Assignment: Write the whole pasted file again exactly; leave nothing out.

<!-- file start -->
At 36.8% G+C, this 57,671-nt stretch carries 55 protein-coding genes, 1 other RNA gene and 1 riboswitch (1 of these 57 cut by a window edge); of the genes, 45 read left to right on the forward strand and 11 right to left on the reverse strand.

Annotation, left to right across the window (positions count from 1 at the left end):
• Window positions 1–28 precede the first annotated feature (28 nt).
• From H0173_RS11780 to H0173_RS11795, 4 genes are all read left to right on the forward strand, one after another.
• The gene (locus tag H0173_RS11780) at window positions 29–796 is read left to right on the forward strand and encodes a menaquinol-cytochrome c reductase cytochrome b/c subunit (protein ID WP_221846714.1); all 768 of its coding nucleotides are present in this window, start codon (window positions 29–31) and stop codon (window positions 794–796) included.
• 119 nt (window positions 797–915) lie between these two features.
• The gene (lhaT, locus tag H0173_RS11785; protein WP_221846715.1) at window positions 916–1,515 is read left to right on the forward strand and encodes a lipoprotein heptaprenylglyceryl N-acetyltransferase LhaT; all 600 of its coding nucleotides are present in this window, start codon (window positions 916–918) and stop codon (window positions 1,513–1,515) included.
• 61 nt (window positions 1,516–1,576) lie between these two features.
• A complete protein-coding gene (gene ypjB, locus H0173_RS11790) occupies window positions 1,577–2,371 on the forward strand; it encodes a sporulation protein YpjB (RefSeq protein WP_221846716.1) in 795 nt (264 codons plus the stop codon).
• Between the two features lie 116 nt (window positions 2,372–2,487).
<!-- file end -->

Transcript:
At 36.8% G+C, this 57,671-nt stretch carries 55 protein-coding genes, 1 other RNA gene and 1 riboswitch (1 of these 57 cut by a window edge); of the genes, 45 read left to right on the forward strand and 11 right to left on the reverse strand.

Annotation, left to right across the window (positions count from 1 at the left end):
• Window positions 1–28 precede the first annotated feature (28 nt).
• From H0173_RS11780 to H0173_RS11795, 4 genes are all read left to right on the forward strand, one after another.
• The gene (locus tag H0173_RS11780) at window positions 29–796 is read left to right on the forward strand and encodes a menaquinol-cytochrome c reductase cytochrome b/c subunit (protein ID WP_221846714.1); all 768 of its coding nucleotides are present in this window, start codon (window positions 29–31) and stop codon (window positions 794–796) included.
• 119 nt (window positions 797–915) lie between these two features.
• The gene (lhaT, locus tag H0173_RS11785; protein WP_221846715.1) at window positions 916–1,515 is read left to right on the forward strand and encodes a lipoprotein heptaprenylglyceryl N-acetyltransferase LhaT; all 600 of its coding nucleotides are present in this window, start codon (window positions 916–918) and stop codon (window positions 1,513–1,515) included.
• 61 nt (window positions 1,516–1,576) lie between these two features.
• A complete protein-coding gene (gene ypjB, locus H0173_RS11790) occupies window positions 1,577–2,371 on the forward strand; it encodes a sporulation protein YpjB (RefSeq protein WP_221846716.1) in 795 nt (264 codons plus the stop codon).
• Between the two features lie 116 nt (window positions 2,372–2,487).